Even with the seemingly infinite variations of symptoms bipolar disorder can show, the only commonalities in all who have it are both “mania” and “depression,” known as the ‘highs’ and ‘lows’ of the condition. Periods of mania and depression, or episodes, typically last from a single day to a couple of weeks.
I was already all too familiar with depression; I knew the ins and outs of feeling blue like the back of my hand. Mania, though, was new to me. But in doing my research, I found out that I had already experienced episodes of it. I had unknowingly been riding the faulty rollercoaster of bipolar disorder for months now.
My mania (hypomania, mostly) had disguised itself as what I liked to call my “productive eras.” I would commit myself to tons of responsibilities, drain my bank account on irresponsible purchases (like a $30 pencil sharpener that I convinced myself I would have died without), and get little to no sleep. Mania was me at my most productive, and it just so happened to be my favorite me. And I wasn’t ready to give it up.
In the meantime, my journalism major was all too accommodating of the most harmful parts of my ‘highs’ and merciless to the debilitating state of my ‘lows.’ With the chaotic allure of being the busy reporter archetype — always working on their next beat and trying to find the next Watergate scandal — there is no “too much.” One of the core dilemmas of the disorder is not knowing how much is too much.
For me, there had never been an upper limit. Throughout my academic career, teachers welcomed my hypomania with open arms. I didn’t want to give up my highs for fear of flying too close to the sun; I liked the warmth of being able to do everything. But it never failed to burn me out.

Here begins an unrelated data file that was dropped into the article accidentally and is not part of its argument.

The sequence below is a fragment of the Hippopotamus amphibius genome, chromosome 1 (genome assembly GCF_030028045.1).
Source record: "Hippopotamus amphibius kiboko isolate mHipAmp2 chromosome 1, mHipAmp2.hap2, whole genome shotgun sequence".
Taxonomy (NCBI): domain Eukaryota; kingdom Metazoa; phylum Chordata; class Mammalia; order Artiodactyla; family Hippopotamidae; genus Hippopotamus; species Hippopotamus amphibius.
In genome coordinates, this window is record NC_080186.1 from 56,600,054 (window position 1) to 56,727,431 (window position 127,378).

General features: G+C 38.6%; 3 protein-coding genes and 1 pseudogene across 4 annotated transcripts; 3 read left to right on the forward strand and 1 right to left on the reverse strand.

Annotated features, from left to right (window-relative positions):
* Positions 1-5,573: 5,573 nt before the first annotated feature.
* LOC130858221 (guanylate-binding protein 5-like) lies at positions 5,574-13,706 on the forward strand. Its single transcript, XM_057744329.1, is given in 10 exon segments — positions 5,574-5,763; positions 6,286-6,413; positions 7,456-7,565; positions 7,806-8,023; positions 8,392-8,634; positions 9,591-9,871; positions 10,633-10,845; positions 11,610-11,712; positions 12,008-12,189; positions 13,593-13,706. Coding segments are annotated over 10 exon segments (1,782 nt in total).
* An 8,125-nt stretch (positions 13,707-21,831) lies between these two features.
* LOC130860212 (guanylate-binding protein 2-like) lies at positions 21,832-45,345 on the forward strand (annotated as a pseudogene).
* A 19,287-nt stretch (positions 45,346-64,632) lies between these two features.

And so the cycle was created. I would work myself to death just to be buried in my bed in the weeks afterward in my body’s attempt to recover. And that depression would take hold of me with a firm grip. I would sleep through dozens of morning alarms loud enough to break the sound barrier. It made me feel useless at the time, and in retrospect, I was! I was constantly sad about being sad and tired of being tired. This was my least favorite me.
But many of my Northwestern professors were extremely forgiving of my condition — that is, after I came clean about what I was going through and became fully transparent. Some even joined me in figuring out how to navigate my disorder. My closest friends who knew what I was going through would ride with me through my mania and depression, keeping my highs contained and making sure my lows never sank my college career. After all, assignments were still due, exams were still happening, and the world never stopped to give me the pause I needed to learn how to live with the disorder.
For now, I’m trying different combinations of medications and treatments. I’m trying to find the balance of treatment that would dull the buzz beneath my skin when manic without leaving me lifeless in bed when not.
And I’m still working toward that balance. And I’m being supported from many sides.
In finding a conclusion to this rollercoaster of a journey, I’ve wondered where it’s led me. Sad to say, I don’t think I’ve reached that happy ending that would tie this story up into a little bow. There really isn’t an end to this cycle of ups and downs, of me at my laziest and my craziest, trying to find some equilibrium in the world and in my mind at the same time. And I think I’d rather leave on that note.